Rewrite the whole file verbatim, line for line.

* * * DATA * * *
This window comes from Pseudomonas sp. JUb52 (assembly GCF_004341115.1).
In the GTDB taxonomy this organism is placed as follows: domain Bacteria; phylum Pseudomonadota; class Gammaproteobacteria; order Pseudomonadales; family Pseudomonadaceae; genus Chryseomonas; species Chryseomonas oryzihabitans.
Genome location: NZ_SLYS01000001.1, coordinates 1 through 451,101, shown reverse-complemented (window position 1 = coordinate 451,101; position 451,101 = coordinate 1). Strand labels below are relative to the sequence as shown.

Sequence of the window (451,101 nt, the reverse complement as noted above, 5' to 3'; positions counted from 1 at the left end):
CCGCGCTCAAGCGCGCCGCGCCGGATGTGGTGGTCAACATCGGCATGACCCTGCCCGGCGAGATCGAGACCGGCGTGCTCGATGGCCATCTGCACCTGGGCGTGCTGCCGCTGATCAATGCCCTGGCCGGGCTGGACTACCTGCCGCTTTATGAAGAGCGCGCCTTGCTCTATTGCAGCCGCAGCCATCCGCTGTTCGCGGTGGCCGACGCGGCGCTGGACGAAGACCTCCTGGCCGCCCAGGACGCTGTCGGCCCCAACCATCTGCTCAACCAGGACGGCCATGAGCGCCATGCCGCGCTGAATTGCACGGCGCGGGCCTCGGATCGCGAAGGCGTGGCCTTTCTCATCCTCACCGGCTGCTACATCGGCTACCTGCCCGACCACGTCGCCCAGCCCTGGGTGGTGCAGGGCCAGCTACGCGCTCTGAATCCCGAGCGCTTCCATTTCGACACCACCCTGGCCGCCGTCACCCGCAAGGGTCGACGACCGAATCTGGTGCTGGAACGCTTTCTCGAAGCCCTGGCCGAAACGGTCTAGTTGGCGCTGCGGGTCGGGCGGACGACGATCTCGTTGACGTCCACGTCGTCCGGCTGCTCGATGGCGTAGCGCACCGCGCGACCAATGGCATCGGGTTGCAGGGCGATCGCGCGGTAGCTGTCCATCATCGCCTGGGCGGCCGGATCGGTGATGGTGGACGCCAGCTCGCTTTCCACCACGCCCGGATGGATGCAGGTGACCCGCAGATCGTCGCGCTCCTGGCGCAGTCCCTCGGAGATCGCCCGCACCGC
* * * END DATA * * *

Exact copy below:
This window comes from Pseudomonas sp. JUb52 (assembly GCF_004341115.1).
In the GTDB taxonomy this organism is placed as follows: domain Bacteria; phylum Pseudomonadota; class Gammaproteobacteria; order Pseudomonadales; family Pseudomonadaceae; genus Chryseomonas; species Chryseomonas oryzihabitans.
Genome location: NZ_SLYS01000001.1, coordinates 1 through 451,101, shown reverse-complemented (window position 1 = coordinate 451,101; position 451,101 = coordinate 1). Strand labels below are relative to the sequence as shown.

Sequence of the window (451,101 nt, the reverse complement as noted above, 5' to 3'; positions counted from 1 at the left end):
CCGCGCTCAAGCGCGCCGCGCCGGATGTGGTGGTCAACATCGGCATGACCCTGCCCGGCGAGATCGAGACCGGCGTGCTCGATGGCCATCTGCACCTGGGCGTGCTGCCGCTGATCAATGCCCTGGCCGGGCTGGACTACCTGCCGCTTTATGAAGAGCGCGCCTTGCTCTATTGCAGCCGCAGCCATCCGCTGTTCGCGGTGGCCGACGCGGCGCTGGACGAAGACCTCCTGGCCGCCCAGGACGCTGTCGGCCCCAACCATCTGCTCAACCAGGACGGCCATGAGCGCCATGCCGCGCTGAATTGCACGGCGCGGGCCTCGGATCGCGAAGGCGTGGCCTTTCTCATCCTCACCGGCTGCTACATCGGCTACCTGCCCGACCACGTCGCCCAGCCCTGGGTGGTGCAGGGCCAGCTACGCGCTCTGAATCCCGAGCGCTTCCATTTCGACACCACCCTGGCCGCCGTCACCCGCAAGGGTCGACGACCGAATCTGGTGCTGGAACGCTTTCTCGAAGCCCTGGCCGAAACGGTCTAGTTGGCGCTGCGGGTCGGGCGGACGACGATCTCGTTGACGTCCACGTCGTCCGGCTGCTCGATGGCGTAGCGCACCGCGCGACCAATGGCATCGGGTTGCAGGGCGATCGCGCGGTAGCTGTCCATCATCGCCTGGGCGGCCGGATCGGTGATGGTGGACGCCAGCTCGCTTTCCACCACGCCCGGATGGATGCAGGTGACCCGCAGATCGTCGCGCTCCTGGCGCAGTCCCTCGGAGATCGCCCGCACCGC